Here is an idea of what the participants started with.

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And here is what they did with the challenge pieces. These are in no particular order.

Lita Page made a z e n t a n g l eâ art piece, drawing directly onto the fabric she was given, and using the beaded pieces in the corners.

Lita Page

closeup

Carolyn Rupp created an adorable little baby bonnet.

Carolyn Rupp

another view of bonnet

Sheri Rhoades made a beautiful applique pillow for her bedroom.

Sheri Rhoades

Teresa Brost created this cute little stick doll. Don’t you love her hair?

Teresa Brost

Kerry Cain made a beautiful crazy quilt wall hanging. She put a lot of time into hand stitching on this piece.

Kerry Cain

closeup

Kathy Genz created a pretty wall hanging as well with some pretty flowers.

Kathy Genz

Lucy Rees also created a wall hanging, using the opportunity to try out some new techniques.

Lucy Rees

Camilla Widegren created a pretty little purse to use for a party she is attending.

Camilla Widegren

closeup

Venisa Gallegos also created a wall hanging, changing it a few times until she got the colors that sang to her.

Venisa Gallegos

Kathy King had a lot of fabric in her packet so she made several different projects. A set of ATCs for our ATC trading group, a pillow, and a journal cover.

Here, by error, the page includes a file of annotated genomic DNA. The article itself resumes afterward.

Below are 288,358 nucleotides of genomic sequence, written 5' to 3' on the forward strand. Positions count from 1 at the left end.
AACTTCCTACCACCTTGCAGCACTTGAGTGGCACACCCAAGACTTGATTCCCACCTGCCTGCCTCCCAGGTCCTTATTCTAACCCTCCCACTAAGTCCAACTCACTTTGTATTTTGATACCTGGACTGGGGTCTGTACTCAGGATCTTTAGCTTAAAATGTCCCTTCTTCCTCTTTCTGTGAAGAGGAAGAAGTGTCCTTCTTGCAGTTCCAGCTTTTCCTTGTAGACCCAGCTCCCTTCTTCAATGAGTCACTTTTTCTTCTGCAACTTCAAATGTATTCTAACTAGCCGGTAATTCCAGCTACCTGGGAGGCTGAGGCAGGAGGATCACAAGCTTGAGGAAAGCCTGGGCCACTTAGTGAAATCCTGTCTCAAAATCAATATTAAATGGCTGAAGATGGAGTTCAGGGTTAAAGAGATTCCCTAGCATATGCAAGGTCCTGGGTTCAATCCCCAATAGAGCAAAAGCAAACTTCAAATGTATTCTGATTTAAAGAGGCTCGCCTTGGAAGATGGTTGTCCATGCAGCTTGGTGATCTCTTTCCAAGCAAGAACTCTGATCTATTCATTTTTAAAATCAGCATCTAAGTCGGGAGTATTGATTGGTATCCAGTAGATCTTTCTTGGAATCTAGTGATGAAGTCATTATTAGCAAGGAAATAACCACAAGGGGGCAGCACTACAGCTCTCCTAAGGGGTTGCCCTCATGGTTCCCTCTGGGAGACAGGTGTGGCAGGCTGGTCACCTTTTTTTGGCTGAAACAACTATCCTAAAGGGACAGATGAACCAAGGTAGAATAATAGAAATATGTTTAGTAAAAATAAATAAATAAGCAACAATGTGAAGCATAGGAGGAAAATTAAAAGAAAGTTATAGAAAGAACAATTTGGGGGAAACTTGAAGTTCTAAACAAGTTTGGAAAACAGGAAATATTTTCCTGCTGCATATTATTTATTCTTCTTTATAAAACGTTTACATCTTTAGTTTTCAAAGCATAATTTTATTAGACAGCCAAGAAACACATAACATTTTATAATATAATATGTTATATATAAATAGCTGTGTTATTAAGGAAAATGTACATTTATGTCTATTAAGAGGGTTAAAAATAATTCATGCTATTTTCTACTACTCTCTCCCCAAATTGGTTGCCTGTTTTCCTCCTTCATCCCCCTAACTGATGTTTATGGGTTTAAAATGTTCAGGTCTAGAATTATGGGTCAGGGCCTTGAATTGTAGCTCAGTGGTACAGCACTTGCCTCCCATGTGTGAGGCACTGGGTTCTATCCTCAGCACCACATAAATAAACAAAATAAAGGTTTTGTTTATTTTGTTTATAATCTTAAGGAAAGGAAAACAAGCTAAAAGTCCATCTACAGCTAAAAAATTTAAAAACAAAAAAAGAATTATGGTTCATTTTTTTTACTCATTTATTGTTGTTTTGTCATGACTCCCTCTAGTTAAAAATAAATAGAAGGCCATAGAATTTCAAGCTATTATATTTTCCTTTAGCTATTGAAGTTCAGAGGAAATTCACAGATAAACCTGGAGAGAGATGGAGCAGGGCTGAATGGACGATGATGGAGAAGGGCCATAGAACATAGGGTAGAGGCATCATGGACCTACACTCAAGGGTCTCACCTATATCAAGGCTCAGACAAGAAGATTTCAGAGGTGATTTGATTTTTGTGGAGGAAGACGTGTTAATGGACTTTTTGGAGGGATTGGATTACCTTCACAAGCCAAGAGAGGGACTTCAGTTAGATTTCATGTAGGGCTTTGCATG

Kathy King

Kathy King

Kathy King

Gail Eamon created a beautiful wedding album.

Gail Eamon

inside pages

closeup

Linda Logan created several projects as well from her challenge pieces. She created a wall hanging as part of the train looked like it was a Christmas tree.

Linda Logan

She also created some pages for her Mermaids & Seahorses journal.

Linda Logan

Linda Logan

Linda Mangus also created several projects from her challenge pieces. She made some ATCs for TEVO, a couple of stick dolls, and a journal cover.

Linda Mangus

Linda Mangus

Chris Dickinson created this beautiful Angel from her fabric, of which she had quite a bit and was determined to use all of it.

Chris Dickinson

Linda Schwarz created this lovely triptych pieces with beautiful stitching.

Linda Schwarz

closeup

And these are my two pieces. I used one piece to hand sew on the front of a little bag I made. And the other pieces were used in a wall hanging.

Deb Prewitt

Deb Prewitt

I hope you enjoyed seeing the final projects from this challenge. I loved the variety of ideas that were generated. Simply amazing.

Stay tuned for another Blue Twig Studio challenge coming your way. As always, remember to schedul time to play! See how much fun we all had!